You probably know this already, but I’ll go over it just in case. I recommend using Business Plan Pro software so you don’t have to do this, but it’s good to know anyhow, and you can certainly do everything in this book without that software. So here’s a bit about spreadsheets.

Spreadsheets are normally arranged in rows and columns, with rows numbered from 1 to whatever, and columns labeled from A to whatever. Simple mathematical formulas refer to the cells that are identified by row and column. For example:

So what we see here is a simple formula that adds the 34 in cell B2 to the 45 in cell C2 to get the sum of those two, which is 79. That number is in cell D2, so you see the formula showing at the top when you click on D2. Also the number in the upper left corner indicates which cell the displayed formula belongs to.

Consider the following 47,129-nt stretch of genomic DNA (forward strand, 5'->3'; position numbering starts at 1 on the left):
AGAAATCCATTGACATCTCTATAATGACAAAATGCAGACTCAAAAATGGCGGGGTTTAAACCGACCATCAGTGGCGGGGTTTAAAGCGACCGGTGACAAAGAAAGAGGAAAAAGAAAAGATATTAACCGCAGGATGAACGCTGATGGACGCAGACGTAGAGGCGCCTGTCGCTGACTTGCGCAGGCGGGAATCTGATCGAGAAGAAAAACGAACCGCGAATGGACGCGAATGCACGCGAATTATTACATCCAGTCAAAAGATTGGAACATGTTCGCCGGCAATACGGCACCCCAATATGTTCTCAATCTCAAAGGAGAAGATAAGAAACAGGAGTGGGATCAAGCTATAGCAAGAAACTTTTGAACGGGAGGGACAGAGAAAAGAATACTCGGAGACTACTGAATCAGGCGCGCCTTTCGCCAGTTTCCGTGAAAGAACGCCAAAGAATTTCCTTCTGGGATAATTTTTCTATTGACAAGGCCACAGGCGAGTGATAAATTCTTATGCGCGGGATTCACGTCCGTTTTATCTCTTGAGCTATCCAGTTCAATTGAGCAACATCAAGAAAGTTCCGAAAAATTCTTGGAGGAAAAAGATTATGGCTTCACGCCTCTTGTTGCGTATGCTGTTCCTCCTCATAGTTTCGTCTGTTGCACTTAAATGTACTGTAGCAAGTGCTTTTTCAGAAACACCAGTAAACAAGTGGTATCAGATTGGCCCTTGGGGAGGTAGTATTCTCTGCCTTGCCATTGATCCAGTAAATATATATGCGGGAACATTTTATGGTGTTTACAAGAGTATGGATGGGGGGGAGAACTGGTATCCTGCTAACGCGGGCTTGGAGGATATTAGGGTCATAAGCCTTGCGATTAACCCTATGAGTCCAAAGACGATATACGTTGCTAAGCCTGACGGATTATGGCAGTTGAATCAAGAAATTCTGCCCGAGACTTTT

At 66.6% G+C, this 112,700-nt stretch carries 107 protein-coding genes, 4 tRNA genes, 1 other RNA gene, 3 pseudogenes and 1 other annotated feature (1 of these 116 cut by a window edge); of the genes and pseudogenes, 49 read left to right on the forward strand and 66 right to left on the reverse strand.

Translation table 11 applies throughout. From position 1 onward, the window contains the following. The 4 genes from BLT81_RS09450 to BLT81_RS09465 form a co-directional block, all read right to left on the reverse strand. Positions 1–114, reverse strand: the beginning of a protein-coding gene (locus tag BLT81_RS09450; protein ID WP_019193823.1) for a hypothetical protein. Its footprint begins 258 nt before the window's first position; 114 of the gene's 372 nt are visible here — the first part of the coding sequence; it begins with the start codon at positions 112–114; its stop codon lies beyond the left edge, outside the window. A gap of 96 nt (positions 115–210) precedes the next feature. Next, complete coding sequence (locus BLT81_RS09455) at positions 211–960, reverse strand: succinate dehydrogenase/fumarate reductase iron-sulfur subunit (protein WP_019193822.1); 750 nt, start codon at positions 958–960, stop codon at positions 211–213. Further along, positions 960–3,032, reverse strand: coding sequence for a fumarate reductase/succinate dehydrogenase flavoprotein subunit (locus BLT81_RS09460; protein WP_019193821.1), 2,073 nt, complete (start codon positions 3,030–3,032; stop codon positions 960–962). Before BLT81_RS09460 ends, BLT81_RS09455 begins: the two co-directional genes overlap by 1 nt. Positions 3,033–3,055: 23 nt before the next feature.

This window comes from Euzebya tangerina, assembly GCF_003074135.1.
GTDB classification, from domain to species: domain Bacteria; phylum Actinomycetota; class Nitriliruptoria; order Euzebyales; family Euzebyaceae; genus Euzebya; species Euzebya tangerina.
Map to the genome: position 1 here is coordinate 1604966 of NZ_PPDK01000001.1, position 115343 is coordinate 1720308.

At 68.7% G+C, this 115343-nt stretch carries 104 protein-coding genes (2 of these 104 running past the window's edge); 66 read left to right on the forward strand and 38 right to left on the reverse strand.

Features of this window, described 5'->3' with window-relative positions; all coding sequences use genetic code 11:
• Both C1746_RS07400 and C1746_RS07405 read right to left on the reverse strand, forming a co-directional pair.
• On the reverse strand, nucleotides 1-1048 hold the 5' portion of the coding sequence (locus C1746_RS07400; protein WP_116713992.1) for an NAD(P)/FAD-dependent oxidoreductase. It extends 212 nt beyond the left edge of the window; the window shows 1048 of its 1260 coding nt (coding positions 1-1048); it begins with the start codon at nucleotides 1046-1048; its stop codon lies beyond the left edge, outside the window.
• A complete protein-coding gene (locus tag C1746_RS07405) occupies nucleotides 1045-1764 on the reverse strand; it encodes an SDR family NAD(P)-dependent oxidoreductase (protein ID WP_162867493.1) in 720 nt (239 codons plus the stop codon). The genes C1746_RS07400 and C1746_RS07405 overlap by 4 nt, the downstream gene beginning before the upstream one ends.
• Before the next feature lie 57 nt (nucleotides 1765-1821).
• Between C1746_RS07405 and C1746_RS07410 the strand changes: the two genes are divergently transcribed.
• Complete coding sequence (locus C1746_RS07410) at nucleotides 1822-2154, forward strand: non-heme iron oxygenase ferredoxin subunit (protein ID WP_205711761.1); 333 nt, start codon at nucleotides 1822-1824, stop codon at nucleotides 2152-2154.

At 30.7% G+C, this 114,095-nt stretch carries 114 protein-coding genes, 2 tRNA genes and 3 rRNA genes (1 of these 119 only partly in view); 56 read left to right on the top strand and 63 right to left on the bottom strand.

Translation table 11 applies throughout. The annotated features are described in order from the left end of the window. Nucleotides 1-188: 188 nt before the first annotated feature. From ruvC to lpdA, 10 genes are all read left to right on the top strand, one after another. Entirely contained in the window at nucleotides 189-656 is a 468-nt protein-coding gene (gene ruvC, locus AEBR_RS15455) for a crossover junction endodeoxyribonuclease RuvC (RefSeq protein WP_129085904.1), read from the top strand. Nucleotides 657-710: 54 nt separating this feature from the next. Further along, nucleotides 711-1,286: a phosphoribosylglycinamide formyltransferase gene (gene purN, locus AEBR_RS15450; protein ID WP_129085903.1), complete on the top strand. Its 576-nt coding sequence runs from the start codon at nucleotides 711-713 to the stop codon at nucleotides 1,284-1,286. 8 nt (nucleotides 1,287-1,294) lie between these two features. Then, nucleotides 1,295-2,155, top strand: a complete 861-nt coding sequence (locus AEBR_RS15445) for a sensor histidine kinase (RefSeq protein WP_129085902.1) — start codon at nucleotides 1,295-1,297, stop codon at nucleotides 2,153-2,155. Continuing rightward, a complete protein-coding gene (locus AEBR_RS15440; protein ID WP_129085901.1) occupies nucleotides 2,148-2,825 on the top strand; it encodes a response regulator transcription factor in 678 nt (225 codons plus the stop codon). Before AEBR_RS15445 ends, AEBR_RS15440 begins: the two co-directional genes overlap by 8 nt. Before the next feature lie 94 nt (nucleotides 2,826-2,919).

Here’s another simple example:

In this case the cell named B5 is highlighted, and its formula says to sum up all the cells from B2 to B4. That’s three cells, and the numbers they contain sum up to 128.

There are lots of books and websites and different instructions and tutorials available for spreadsheets. This is enough for now, so you can understand my simple forecast examples.

Was this article helpful?
1 Star2 Stars3 Stars4 Stars5 Stars (No Ratings Yet)
Tim BerryTim Berry
Tim Berry

Tim Berry is the founder and chairman of Palo Alto Software and Bplans.com. Follow him on Twitter @Timberry.